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  1. R. Meidan1,2,
  2. D. Paran2,3,
  3. R. Tauman2,4,
  4. V. Furer2,3,
  5. T. Eviatar2,3,
  6. D. Levartovsky2,3,
  7. A. Polachek2,3,
  8. J. Wollman2,3,
  9. H. Padova2,3,
  10. M. Zisapel2,3,
  11. M. Anouk2,3,
  12. E. Seyman2,5,
  13. O. Elkayam2,3,
  14. O. Elalouf2,3
  1. 1Tel Aviv Sourasky Medical Center, Internal Ward B, Tel Aviv, Israel
  2. 2Tel Aviv University, Sackler Faculty of Medicine, Tel Aviv, Israel
  3. 3Tel Aviv Sourasky Medical Center, Rheumatology, Tel Aviv, Israel
  4. 4Tel Aviv Sourasky Medical center, Sleep Medicine Center, Tel Aviv, Israel
  5. 5Tel Aviv Sourasky Medical Center, Neurology, Tel Aviv, Israel


Background: Sleep disturbances are common in individuals with rheumatological diseases in general and systemic lupus erythematosus (SLE) in particular1. Studies suggest that obstructive sleep apnea (OSA) might correlate with SLE disease activity and the presence of additional symptoms such as pain, fatigue, affective symptoms and steroid use2. Sleep disturbances symptomatology such as fatigue and increased pain overlap with constitutional inflammatory symptoms of SLE and may mimic or mask disease related relapse3,4. Therein lies the importance of diagnosing and treating such disorders in SLE.

Objectives: To determine whether patients with SLE have increased prevalence of OSA as assessed by the apnea hypopnea index (AHI) and to explore possible contributors to OSA including SLE disease activity and accrued damage, medications, secondary fibromyalgia and depression.

Methods: 42 consecutive patients with SLE (38 women, 4 men) and 20 healthy, sex, body mass index (BMI) and age matched controls (15 women, 5 men) were consecutively recruited and underwent an ambulatory sleep study using the WatchPAT device. All participants completed questionnaires including Pittsburgh Sleep Quality Index (PSQI), Epworth Sleepiness Scale (ESS), Functional Assessment of Chronic Illness Therapy (FACIT), Widespread Pain Index (WPI), Symptoms Severity Scale (SSS) and Beck Depression Inventory. SLE disease activity and damage were assessed using the Systemic Lupus Erythematosus Disease Activity Index (SLEDAI) and Systemic Lupus International Collaborating Clinics (SLICC) damage index.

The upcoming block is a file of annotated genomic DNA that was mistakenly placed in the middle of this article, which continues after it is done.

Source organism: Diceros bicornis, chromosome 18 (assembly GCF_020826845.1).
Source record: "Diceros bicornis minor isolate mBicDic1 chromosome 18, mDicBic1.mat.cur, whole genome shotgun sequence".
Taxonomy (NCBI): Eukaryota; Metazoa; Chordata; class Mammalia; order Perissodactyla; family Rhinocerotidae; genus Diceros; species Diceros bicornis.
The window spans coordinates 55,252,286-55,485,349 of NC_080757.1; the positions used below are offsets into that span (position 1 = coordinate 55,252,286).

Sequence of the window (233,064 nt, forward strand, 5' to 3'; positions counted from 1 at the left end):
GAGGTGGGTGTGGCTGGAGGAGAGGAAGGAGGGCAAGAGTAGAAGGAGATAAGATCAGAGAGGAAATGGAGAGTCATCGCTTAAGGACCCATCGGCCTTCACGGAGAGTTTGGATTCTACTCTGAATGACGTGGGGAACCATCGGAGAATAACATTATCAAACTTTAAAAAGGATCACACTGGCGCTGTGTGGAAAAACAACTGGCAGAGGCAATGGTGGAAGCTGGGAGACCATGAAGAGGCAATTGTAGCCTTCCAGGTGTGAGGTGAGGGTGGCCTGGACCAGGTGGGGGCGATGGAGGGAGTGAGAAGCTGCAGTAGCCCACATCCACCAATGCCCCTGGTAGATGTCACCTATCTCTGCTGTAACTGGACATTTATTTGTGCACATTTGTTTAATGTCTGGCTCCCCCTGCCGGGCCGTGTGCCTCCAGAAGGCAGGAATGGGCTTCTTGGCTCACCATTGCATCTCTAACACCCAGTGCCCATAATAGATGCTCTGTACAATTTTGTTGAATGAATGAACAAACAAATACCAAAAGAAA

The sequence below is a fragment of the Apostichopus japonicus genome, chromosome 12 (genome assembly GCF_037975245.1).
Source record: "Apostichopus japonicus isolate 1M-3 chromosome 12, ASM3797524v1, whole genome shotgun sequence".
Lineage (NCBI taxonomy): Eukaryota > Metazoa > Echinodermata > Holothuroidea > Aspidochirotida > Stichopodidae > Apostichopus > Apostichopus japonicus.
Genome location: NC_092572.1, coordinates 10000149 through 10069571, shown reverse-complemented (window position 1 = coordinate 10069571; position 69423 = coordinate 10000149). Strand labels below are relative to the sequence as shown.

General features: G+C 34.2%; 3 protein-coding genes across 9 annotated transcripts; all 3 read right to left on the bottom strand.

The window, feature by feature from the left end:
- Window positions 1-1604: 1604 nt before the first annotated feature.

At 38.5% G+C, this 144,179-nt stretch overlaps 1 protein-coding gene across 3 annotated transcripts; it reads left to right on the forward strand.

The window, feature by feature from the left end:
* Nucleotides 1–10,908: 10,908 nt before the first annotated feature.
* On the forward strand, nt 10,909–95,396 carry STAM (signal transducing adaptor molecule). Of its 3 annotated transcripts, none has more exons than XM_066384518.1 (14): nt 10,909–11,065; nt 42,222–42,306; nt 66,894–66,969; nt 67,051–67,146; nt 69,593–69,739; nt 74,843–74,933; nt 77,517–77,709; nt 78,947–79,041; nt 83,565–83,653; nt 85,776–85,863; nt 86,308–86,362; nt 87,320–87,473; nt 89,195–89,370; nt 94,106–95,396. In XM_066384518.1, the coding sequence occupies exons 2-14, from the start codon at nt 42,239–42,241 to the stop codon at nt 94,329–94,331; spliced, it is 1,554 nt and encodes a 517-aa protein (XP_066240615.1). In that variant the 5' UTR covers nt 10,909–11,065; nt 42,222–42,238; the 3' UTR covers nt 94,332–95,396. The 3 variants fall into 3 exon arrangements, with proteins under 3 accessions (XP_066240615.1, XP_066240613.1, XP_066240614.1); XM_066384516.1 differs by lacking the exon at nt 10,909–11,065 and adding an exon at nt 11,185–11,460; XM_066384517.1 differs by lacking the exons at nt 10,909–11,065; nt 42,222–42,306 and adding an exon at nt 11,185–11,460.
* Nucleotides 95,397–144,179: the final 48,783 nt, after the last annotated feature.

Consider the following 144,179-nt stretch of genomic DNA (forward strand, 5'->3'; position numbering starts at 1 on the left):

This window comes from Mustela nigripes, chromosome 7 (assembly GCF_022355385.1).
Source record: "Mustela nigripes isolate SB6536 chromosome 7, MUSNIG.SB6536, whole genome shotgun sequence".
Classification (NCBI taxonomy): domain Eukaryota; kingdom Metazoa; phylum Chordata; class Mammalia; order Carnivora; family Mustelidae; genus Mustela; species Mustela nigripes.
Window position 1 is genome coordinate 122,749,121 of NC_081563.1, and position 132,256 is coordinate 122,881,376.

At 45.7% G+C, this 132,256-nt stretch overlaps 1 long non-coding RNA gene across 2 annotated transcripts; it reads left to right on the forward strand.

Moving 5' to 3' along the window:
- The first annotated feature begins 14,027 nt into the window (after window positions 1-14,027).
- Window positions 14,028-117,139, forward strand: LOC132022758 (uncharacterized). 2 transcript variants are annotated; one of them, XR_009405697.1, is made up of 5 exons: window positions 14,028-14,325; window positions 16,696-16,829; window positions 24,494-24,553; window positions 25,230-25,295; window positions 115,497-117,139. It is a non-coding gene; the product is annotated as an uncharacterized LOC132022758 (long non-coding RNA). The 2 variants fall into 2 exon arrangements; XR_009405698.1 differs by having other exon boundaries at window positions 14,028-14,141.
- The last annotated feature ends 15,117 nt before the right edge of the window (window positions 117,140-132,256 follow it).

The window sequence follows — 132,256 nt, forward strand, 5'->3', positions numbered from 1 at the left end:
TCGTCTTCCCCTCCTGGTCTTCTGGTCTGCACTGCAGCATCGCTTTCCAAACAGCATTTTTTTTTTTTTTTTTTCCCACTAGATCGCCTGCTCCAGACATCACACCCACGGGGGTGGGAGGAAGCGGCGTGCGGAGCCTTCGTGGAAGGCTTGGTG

Results: The mean AHI was 9.19 ± 6.79 in the SLE group and 3.95 ± 3.47 in the control group (p=0.004). Moderate-severe OSA (AHI≥15) was significantly more common in patients with SLE (23.6% vs. 0%, p=0.04). Patients with SLE had lower sleep efficiency (83.38 ± 6.15 vs. 87.22 ± 4.24, p=0.03), increased sleep arousals (7.72 ± 5.66 vs. 5.13 ± 2.29, p=0.01), higher PSQI and FACIT scores SLE (8.14 ± 3.47 vs. 5.10 ± 2.64, p=0.001, 16.89 ± 11.19 vs. 7.29 ± 5.93, p= 0.0008 respectively) and had more fibromyalgia as assessed by WPI and SSS (19.5% vs. 0%, p=0.04). BMI and the SLICC score were independent predictors of OSA (p=0.03 and p=0.02 respectively). A correlation between SLEDAI and moderate-severe OSA was found (p=0.03), although an association to medications, secondary fibromyalgia and depression was not found.

Conclusion: Patients with SLE have increased prevalence of OSA with lower sleep quality compared to healthy controls. Our findings suggest a possible correlation between accrued damage as assessed by the SLE damage index and OSA.

References: [1]Wu, L., Shi, P. L., Tao, S. S., Tao, J. H. & Wu, G. C. Decreased sleep quality in patients with systemic lupus erythematosus: a meta-analysis. Clin. Rheumatol. (2020) doi:10.1007/s10067-020-05300-3.

[2]Palagini, L. et al. Sleep disorders and systemic lupus erythematosus. Lupus vol. 23 115–123 (2014).

[3]Javaheri, S. & Javaheri, S. Update on Persistent Excessive Daytime Sleepiness in OSA. Chest vol. 158 776–786 (2020).

[4]Mertz, P. et al. Towards a practical management of fatigue in systemic lupus erythematosus. Lupus Science and Medicine vol. 7 (2020).

Table 1.

WatchPAT sleep parameters analysis

Disclosure of Interests: None declared

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